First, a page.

Stocks listless ... Russian bank blames hackers ... Wells Fargo: Fake account scandal not completely resolved

Posted March 17

— On Wall Street, stocks are slightly higher after dipping mildly in midday trading as health care stocks slid. At 2:05 p.m. Eastern, the Dow industrials were at 20,954.91, up 20.36 or 0.1 percent. The Nasdaq composite was up 6.79 at 5907.55 and the Standard and Poor's 500 was up 1.56 at 2382.94.

An organization including the world's better-off countries says governments need to do more to create growth that benefits everyone. And the Organization for Economic Cooperation and Development is nudging the U.S. to spend more on roads, highways, bridges and airports. The group says in its report that countries should focus on providing better access to high-quality education, improving infrastructure and guaranteeing women's ability to work outside the home.

A leading Russian bank says it was targeted by hackers who created a fake cyber trail to suggest extensive links with businesses owned by President Donald Trump. Alfa Bank says today in a statement, "These badly intentioned attacks were carried out to create the false impression that Alfa Bank secretly maintains contacts with the Trump Organization. Whereas in actual fact such contacts don't exist and never existed." A possible server connection between Alfa Bank and the Trump Organization was widely reported by U.S. media last year.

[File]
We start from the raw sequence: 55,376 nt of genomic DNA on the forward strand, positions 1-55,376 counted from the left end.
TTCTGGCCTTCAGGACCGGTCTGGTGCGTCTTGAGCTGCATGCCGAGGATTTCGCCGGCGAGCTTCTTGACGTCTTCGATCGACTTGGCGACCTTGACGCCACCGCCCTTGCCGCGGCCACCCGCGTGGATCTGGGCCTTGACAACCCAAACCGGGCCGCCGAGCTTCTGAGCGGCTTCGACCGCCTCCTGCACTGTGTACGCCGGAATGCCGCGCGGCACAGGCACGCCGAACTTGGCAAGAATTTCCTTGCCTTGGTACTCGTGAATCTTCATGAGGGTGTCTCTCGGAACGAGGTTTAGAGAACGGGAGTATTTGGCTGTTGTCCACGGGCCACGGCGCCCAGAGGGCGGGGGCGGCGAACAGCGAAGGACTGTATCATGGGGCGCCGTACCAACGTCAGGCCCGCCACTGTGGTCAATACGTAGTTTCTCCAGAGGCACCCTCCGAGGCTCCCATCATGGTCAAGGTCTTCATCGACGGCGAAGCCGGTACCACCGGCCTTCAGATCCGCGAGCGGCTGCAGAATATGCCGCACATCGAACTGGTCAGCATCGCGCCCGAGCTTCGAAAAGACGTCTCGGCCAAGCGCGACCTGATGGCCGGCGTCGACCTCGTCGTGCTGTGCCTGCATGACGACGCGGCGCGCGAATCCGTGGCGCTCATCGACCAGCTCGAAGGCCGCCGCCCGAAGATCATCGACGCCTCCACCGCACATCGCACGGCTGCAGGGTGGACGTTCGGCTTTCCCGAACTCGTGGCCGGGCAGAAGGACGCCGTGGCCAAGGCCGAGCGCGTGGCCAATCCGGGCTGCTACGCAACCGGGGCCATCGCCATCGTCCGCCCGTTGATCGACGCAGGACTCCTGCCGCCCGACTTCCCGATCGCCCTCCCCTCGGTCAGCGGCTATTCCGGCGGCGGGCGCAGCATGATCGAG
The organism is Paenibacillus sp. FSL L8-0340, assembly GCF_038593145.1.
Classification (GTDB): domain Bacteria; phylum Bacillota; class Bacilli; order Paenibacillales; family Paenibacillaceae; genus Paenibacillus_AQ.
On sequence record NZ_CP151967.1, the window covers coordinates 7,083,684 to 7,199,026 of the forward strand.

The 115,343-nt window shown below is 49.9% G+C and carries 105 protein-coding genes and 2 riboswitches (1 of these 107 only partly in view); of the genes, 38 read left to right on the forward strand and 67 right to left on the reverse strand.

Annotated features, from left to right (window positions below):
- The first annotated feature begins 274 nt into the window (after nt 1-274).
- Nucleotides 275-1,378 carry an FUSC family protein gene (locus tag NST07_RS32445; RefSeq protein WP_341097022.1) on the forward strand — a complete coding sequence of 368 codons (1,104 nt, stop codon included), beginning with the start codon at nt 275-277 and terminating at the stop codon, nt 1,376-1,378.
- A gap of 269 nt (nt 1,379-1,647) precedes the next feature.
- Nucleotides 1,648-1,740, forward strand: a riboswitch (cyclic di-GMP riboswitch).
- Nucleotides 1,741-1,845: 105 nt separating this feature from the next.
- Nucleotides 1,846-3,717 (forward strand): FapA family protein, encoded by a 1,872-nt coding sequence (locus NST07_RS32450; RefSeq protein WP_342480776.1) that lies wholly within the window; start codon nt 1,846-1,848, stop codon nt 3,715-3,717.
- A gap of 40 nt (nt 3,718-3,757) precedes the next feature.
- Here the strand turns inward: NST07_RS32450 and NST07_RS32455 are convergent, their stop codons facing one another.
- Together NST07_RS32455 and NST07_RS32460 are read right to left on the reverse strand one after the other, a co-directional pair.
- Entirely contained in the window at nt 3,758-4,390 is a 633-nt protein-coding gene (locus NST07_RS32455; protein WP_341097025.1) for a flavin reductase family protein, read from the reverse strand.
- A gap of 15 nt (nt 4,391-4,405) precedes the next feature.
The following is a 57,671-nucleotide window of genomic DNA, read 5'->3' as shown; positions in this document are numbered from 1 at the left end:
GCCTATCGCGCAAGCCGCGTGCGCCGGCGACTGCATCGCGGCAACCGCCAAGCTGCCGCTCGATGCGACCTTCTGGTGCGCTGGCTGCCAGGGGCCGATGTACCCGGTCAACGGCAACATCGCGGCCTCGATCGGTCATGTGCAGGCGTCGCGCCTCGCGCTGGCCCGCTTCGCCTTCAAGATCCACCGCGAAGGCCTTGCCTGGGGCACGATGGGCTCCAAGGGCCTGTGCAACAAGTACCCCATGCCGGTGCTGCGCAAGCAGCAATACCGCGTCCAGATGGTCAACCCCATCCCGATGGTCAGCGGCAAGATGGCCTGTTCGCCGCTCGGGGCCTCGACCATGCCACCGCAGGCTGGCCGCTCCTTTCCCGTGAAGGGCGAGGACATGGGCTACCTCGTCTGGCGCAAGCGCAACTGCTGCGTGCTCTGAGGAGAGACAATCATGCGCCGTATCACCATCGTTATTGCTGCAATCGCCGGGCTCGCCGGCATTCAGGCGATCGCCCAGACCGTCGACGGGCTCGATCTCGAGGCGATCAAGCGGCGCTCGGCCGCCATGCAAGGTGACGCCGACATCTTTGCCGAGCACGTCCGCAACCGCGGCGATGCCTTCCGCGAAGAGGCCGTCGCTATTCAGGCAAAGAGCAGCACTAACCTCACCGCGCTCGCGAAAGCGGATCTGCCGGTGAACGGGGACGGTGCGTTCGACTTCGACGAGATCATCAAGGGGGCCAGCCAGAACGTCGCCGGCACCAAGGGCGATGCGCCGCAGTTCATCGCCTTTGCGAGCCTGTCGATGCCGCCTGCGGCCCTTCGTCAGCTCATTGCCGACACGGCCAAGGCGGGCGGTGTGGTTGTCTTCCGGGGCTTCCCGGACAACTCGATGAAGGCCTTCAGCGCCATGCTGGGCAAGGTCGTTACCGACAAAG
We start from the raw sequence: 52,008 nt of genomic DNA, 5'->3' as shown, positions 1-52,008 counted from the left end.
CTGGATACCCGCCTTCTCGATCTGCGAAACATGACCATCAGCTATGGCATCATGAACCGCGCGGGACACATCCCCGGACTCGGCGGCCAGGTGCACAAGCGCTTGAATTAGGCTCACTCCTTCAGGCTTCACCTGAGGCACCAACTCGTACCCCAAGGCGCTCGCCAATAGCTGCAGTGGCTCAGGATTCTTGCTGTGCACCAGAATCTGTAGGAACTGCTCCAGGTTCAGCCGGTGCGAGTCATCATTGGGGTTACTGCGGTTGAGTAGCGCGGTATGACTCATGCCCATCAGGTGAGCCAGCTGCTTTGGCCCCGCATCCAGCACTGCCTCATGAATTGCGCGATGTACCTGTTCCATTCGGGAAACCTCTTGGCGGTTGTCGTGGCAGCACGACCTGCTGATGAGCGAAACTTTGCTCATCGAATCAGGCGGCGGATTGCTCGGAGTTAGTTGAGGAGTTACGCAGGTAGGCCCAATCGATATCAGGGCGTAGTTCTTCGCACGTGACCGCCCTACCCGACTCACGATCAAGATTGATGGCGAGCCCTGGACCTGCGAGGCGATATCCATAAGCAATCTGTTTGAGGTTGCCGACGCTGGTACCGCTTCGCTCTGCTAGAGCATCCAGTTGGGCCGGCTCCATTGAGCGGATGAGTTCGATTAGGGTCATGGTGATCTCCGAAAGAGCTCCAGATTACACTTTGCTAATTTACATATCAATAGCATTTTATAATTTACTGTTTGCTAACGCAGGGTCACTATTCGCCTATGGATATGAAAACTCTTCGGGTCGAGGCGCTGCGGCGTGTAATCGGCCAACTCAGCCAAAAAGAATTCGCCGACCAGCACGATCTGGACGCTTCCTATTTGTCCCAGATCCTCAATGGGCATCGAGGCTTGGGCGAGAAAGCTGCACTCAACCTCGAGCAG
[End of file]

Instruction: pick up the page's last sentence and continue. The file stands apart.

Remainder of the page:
Wells Fargo CEO Tim Sloan says it could take several more months to resolve customer damage tied to its massive sales practices scandal. Sloan tells The Associated Press that since becoming CEO in the wake of the scandal, rebuilding trust with customers is the primary focus. Wells Fargo has seen a sharp drop in new account openings and bank traffic since admitting in September that employees, pressured to meet ambitious sales goals, opened up to 2 million customer accounts without getting the customers' permission.

A long-acting cholesterol medicine cut the risk of having a heart attack or some other serious problems by 15 to 20 percent in a big study. The results are likely to spur fresh debate about what drugs should cost. Statins such as Lipitor are cheap and cut cholesterol, but some people don't get enough help from them. The new drug, Amgen's Repatha, lowers cholesterol more and is given as shots but costs $14,000. The study results were released today.


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